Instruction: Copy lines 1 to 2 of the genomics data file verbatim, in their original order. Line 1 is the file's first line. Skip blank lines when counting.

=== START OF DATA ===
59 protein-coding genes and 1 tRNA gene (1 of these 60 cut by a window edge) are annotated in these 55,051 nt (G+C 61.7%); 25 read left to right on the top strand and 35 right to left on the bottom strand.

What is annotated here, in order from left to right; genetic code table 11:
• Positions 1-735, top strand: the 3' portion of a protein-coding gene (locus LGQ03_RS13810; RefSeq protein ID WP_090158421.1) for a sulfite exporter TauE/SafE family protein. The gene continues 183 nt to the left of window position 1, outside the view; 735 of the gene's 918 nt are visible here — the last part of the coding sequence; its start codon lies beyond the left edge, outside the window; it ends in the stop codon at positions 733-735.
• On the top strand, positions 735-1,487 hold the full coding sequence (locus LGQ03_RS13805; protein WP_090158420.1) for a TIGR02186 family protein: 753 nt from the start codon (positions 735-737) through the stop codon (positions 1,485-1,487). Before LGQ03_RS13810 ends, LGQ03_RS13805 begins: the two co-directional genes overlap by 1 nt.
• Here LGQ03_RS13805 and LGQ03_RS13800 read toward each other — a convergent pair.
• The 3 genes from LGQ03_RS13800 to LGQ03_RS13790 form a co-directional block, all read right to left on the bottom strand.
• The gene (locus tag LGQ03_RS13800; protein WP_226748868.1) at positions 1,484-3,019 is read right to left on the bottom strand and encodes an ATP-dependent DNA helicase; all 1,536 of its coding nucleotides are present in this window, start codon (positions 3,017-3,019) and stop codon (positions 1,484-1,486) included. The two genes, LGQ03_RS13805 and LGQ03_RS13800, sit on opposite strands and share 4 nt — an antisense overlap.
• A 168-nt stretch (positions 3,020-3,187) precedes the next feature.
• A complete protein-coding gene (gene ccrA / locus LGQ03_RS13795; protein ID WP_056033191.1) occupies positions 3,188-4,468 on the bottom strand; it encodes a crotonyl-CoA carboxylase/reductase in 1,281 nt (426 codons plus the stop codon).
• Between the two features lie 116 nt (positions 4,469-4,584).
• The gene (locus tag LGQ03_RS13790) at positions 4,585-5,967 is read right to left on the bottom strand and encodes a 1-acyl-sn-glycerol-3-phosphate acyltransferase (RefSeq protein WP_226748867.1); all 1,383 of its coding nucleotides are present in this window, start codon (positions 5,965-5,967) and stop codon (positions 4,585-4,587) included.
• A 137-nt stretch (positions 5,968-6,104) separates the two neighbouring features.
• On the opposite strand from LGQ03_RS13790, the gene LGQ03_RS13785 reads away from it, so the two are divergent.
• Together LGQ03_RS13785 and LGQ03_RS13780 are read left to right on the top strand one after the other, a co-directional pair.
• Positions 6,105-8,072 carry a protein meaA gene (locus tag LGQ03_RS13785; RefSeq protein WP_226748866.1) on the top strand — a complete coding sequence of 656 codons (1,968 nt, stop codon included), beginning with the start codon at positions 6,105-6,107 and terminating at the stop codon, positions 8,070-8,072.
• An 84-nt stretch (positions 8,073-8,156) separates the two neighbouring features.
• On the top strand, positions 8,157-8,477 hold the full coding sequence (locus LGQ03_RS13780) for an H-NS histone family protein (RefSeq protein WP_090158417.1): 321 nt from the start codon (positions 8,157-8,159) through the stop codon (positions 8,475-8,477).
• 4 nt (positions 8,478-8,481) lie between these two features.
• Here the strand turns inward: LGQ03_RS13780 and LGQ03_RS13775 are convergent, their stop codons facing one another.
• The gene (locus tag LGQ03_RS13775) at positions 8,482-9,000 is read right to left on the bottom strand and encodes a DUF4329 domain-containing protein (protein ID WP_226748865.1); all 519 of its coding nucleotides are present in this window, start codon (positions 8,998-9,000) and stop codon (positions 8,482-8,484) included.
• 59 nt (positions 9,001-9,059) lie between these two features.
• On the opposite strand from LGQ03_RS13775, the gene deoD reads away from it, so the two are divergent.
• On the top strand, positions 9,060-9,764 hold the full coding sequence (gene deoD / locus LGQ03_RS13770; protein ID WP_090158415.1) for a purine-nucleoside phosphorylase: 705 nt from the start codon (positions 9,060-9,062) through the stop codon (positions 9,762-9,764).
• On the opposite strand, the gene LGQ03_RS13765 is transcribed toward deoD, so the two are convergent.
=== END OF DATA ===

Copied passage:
59 protein-coding genes and 1 tRNA gene (1 of these 60 cut by a window edge) are annotated in these 55,051 nt (G+C 61.7%); 25 read left to right on the top strand and 35 right to left on the bottom strand.

What is annotated here, in order from left to right; genetic code table 11: